Fairfield Ledger

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Neighbors Growing Together | Aug 18, 2018

Committee debates future of Libertyville school building

Requests for proposals likely
By Nicole Major, Ledger staff writer | Oct 20, 2017
Photo by: Nicole Major/Ledger photo Members of the Libertyville Building Committee peruse the school’s gymnasium during their meeting Wednesday. From left are committee members Frank Broz, Rob Nelson, Kelly Scott, Jeff Koontz and Joshua Laraby.

LIBERTYVILLE – The Libertyville Building Committee met for the first time Wednesday evening and discussed the destiny of the Libertyville Elementary School building.

The committee is composed of Libertyville’s Mayor Rod Nelson, Fairfield Community School District superintendent Lauri Noll, district business manager Kim Sheets, school board members Frank Broz and Kelly Scott, district facilities director Jeff Koontz, and two Libertyville community members, who are Bev Nelson and Jeff Proctor.

Noll invited Fairfield Economic Development Association executive director Josh Laraby to provide insight to the group.

The committee initially toured the school building, which was built in 1971, before meeting at Libertyville City Hall.

“Our philosophy, when we were looking at the building, is we wanted to know what the Libertyville community thought would be the best outcome for the building and how it would best benefit the community,” said Noll, explaining that there were costs to the district to keep the building minimally operable.

Koontz divided out a complete breakdown of estimated annual costs to maintain the building.

The estimated costs for the district to maintain the building are as follows: $696 for water, which is currently shut off; $6,600 for electricity, with the main portion of the costs during the winter months; $2,700 for gas, which reflects a reduction of building temperature settings by 30 percent; and insurance for the building is $3,000 annually.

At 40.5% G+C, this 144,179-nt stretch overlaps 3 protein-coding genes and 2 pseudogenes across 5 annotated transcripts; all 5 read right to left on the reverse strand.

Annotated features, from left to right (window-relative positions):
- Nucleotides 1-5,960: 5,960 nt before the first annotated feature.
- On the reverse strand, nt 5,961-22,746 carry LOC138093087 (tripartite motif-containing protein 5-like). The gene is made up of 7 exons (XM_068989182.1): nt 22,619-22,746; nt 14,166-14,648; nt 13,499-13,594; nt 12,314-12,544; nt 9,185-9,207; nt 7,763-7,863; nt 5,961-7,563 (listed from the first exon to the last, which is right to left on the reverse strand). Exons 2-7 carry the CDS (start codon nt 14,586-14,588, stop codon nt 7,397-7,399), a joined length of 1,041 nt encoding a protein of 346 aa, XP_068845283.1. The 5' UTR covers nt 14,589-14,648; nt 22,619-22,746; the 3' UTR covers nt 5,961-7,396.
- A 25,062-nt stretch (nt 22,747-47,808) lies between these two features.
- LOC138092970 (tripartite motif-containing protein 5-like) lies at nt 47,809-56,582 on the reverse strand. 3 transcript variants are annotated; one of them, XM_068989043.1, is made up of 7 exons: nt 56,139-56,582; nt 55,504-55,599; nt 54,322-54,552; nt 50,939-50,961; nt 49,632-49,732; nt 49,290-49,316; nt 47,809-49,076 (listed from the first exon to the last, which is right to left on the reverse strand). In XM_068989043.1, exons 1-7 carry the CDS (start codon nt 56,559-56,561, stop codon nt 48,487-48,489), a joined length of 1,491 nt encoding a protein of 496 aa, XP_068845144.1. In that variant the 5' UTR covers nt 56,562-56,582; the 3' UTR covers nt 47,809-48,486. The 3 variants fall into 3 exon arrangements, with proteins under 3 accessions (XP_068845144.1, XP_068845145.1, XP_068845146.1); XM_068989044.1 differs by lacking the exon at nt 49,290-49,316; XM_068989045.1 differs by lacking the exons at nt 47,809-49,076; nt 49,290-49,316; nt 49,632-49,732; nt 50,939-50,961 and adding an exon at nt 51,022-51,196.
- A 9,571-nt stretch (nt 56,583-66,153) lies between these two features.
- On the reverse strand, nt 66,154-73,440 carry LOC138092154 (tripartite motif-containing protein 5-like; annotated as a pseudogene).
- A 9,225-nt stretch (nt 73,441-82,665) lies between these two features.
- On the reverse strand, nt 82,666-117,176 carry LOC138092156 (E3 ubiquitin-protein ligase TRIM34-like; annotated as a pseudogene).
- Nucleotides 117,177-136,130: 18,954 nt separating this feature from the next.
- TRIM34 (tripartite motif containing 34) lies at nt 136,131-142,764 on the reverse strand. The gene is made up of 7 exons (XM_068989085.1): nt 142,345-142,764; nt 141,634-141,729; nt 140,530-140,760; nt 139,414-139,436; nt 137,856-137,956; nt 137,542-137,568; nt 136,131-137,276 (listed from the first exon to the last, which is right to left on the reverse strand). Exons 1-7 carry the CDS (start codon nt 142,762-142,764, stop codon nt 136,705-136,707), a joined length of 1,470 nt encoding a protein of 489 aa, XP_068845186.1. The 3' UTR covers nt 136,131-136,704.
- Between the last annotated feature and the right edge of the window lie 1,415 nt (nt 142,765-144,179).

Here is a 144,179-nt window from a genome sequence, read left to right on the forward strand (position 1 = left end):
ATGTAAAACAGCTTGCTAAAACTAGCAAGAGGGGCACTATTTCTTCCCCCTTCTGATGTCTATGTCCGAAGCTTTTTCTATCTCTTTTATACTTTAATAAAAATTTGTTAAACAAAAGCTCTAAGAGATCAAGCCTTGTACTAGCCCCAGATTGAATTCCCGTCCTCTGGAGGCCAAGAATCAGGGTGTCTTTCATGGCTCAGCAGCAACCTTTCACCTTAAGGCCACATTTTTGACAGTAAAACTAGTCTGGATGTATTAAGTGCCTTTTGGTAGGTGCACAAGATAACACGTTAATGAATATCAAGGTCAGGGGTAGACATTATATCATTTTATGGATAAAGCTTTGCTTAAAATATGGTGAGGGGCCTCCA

According to Koontz’s report, other costs to maintain the building can vary widely depending on what repairs have to be done as far as roof leaks, unit ventilator motors, insurance required for the playground equipment repairs, fire alarm inspections, state required boiler inspection, a water heater nearing the end of its life and other items.

The total minimum to maintain the building would be $13,000 to $18,000 per year, without including any capital repairs, such as a roof replacement or tuckpointing any brick.

Koontz said that some of the building’s inventory, would be auctioned off in the spring.

Noll said that the committee’s purpose was to investigate and research ideas about possible outcomes for the building.

“We want to make sure that a decision is made with all of the right people making it, and then we will make that recommendation to the board,” Noll said.

On Wednesday, the committee discussed everything from repurposing the building into a child care center, adult day care center, business incubator, gymnasium, senior housing facility or condominium complex and climate controlled mini storage facility.

Rod Nelson said that as of Wednesday night, he hadn’t reached out to any realtors.

“I spoke to city council,” Nelson said, adding that ideas came in about repurposing the building into a preschool or climate control mini storage facility.

“Ideally, the building is suited for some type of school,” Nelson said.

Committee members discussed various possiblitites for the building.

Laraby asked what the current needs were in the town. He also mentioned the possibility of retrofitting the building into general housing, and said it would be easy to obtain assistance from the state of Iowa to do so.

“The criteria for that just got better for small towns,” Laraby said, later adding that certain state programs required that cities provide some sort of match, which could be as simple as abating property taxes.

Laraby also suggested that the committee put out a request for proposals, to see what other viable ideas would come in.

“An RFP is a good idea,” Noll said.

Laraby said that he also had a meeting this week with a representative from the Iowa Economic Development Association, and that he would ask if the representative could meet with a committee representative in Libertyville to provide information about state program options.

Beverly Nelson said that she would be willing to meet with someone from IEDA.

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